A personal finance blog dedicated discussing such topics as budgeting, asset allocation, 401K, IRA, cash flow, insurance, financial planning, portfolio management, and other areas in personal finance.


Thursday, August 04, 2005

Ten Tips to Help You Avoid Investment Fraud

I saw this earlier and thought it was worth sharing. I put a link to the actual site so you can download and print out a PDF version of this list if you choose. This is targeted towards Senior Citizens but is still information that we all need to know. Thanks to the New Jersey Board of Securities for printing this up.

1. When in doubt, check it out.

Anyone offering financial advice or selling stocks, bonds, mutual funds or other investment vehicles in New Jersey must be registered with the New Jersey Bureau of Securities (BOS). Contact the Bureau to make certain the person is registered before investing any money. Ask if the State has taken any disciplinary action against the person.

2. If it sounds too good to be true, it probably is.

Investments offering very high rates of return should be questioned. Ponzi schemes, where money from new investors is used to pay high returns to only a few of the original investors, are on the rise. When this pyramid scheme collapses, most investors lose all their money.

3. You know me, so invest with me!

Con artists who claim they were referred by members of a club or organization to which you belong are a growing concern. They lower your guard by claiming to know people that you trust. The con artist may join a group and begin preying on its members. Check to make sure the person offering an investment is registered with the BOS.

4. Trust me! Would I LIE to you?

Ask if the person recommending a particular investment stands to benefit. If the person will make a commission or get a fee for selling a particular investment, you should consider whether his or her recommendation is unbiased and accurate.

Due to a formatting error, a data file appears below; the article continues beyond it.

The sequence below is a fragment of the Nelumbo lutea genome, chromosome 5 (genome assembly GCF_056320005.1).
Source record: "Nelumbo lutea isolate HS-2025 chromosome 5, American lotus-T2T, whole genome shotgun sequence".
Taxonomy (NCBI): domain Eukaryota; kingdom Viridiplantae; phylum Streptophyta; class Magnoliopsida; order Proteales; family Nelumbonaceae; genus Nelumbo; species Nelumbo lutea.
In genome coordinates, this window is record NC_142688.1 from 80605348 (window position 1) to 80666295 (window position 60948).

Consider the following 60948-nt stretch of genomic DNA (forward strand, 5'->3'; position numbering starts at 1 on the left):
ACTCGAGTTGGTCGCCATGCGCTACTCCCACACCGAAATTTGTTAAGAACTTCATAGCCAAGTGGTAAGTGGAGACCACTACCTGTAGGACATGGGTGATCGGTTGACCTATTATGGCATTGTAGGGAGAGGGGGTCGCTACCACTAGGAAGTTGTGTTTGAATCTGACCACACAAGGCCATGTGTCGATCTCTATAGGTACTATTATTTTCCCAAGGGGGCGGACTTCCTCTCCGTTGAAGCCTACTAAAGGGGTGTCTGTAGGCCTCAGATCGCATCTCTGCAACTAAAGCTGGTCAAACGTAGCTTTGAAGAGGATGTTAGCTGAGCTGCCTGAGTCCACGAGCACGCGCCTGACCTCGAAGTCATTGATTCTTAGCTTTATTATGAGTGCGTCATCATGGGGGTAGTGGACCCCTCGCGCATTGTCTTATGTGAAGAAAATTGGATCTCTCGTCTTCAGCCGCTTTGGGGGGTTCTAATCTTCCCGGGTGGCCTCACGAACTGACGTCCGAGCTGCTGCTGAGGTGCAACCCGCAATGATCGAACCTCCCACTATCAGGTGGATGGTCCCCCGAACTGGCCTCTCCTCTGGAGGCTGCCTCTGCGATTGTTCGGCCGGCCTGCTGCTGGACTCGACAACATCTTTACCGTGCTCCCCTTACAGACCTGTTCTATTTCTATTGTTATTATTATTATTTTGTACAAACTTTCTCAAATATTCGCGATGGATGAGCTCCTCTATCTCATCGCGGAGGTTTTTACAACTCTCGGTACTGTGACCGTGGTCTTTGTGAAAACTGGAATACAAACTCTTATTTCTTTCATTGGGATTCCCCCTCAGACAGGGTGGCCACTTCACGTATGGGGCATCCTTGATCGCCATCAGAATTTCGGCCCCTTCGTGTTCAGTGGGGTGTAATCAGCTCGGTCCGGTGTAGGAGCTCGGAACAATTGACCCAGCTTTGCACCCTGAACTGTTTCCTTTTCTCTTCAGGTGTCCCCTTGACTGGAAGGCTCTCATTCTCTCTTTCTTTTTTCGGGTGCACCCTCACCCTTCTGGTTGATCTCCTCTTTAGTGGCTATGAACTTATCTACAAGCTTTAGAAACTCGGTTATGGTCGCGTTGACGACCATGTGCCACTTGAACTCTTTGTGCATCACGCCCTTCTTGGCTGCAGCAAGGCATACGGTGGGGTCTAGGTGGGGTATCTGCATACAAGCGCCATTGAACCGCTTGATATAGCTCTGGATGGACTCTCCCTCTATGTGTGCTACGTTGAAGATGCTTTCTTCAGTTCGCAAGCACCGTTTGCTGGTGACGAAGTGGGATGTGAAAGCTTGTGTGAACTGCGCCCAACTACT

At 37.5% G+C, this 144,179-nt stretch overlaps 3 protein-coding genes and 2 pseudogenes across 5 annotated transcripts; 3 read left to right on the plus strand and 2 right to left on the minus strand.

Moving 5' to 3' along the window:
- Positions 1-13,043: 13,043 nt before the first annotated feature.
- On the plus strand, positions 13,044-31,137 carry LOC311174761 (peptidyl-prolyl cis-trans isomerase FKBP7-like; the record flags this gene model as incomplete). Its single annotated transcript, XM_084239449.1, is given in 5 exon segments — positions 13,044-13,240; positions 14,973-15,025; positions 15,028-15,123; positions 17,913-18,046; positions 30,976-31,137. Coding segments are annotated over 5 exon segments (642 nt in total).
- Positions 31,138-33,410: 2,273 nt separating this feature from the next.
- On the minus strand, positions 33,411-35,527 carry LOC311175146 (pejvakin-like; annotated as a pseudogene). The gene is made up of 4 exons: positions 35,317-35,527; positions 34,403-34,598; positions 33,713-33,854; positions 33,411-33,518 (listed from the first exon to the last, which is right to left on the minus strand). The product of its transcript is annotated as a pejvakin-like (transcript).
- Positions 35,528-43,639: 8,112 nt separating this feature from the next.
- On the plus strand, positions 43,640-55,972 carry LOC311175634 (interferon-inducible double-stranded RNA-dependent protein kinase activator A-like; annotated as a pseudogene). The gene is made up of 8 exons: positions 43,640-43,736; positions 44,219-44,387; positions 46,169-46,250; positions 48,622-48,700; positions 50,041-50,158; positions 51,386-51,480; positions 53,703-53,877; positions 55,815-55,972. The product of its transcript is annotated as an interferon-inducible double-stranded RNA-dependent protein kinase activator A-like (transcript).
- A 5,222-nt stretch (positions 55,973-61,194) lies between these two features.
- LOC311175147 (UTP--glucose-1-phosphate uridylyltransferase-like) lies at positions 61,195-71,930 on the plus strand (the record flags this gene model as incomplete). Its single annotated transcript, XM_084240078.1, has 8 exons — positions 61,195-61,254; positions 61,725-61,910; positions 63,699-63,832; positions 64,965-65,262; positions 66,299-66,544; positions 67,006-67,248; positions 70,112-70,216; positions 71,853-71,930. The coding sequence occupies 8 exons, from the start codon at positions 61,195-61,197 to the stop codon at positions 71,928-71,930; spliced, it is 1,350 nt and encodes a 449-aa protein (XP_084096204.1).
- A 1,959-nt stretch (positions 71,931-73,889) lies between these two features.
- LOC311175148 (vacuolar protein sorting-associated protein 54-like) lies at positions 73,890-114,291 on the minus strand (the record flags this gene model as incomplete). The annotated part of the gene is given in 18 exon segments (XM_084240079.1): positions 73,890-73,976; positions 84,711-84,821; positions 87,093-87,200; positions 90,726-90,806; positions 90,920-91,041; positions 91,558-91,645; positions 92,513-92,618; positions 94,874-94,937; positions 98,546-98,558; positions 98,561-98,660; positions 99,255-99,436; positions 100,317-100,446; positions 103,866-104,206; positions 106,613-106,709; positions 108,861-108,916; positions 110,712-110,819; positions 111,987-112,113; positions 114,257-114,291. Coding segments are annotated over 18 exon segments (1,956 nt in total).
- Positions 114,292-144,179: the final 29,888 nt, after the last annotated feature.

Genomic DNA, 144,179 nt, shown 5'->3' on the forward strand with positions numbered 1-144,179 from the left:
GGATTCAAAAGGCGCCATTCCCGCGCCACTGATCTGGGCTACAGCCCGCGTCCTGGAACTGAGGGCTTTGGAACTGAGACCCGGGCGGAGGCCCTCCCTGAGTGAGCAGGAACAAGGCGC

5. You can see a lot by looking.

Read your monthly investment statements carefully. Any errors or irregularities should be reported in writing to the investment company at once. If the problem is not resolved, then contact the BOS immediately!

6. Keep all records safe and secure.

Keep all contracts, forms and orders that you sign or authorize in a safe, secure location. These documents are the paper trail that investigators may need to examine. In addition, keep copies of all investment correspondence in a safe place.

7. You’ve got the power!

Authorizing someone to invest on your behalf sounds convenient but lessens your control over your money. Understand what investment powers you are giving to someone before signing an agreement.

8. Let’s play follow the leader.

A favorite scam of con artists is the promise of high returns through access to the investment portfolios of the world’s elite banks. The negative publicity attached to these schemes has caused con artists to avoid explicitly referring to elite or prime banks. Now they underplay the role of banks by referring to these schemes as risk-free, guaranteed high-yield instruments or something equally deceptive!

9. Who knows what evil lurks in the Internet?

The Internet has reshaped our lives, but it also has become a prime hunting ground for scam artists. For example, one scam involves e-mail offers from individuals representing themselves as foreign government or business officials in need of help to deposit large sums of money in overseas bank accounts. Always know with whom you are investing and where their office is located by meeting them.

10. Never invest only on word-of-mouth advice.

Read and understand all documents. Take your time and be in control. You should ask for literature and other printed information to review that gives more facts about the investment being offered. If you are told you must act at once or lose out, walk away.

Source: New Jersey Bureau of Securities

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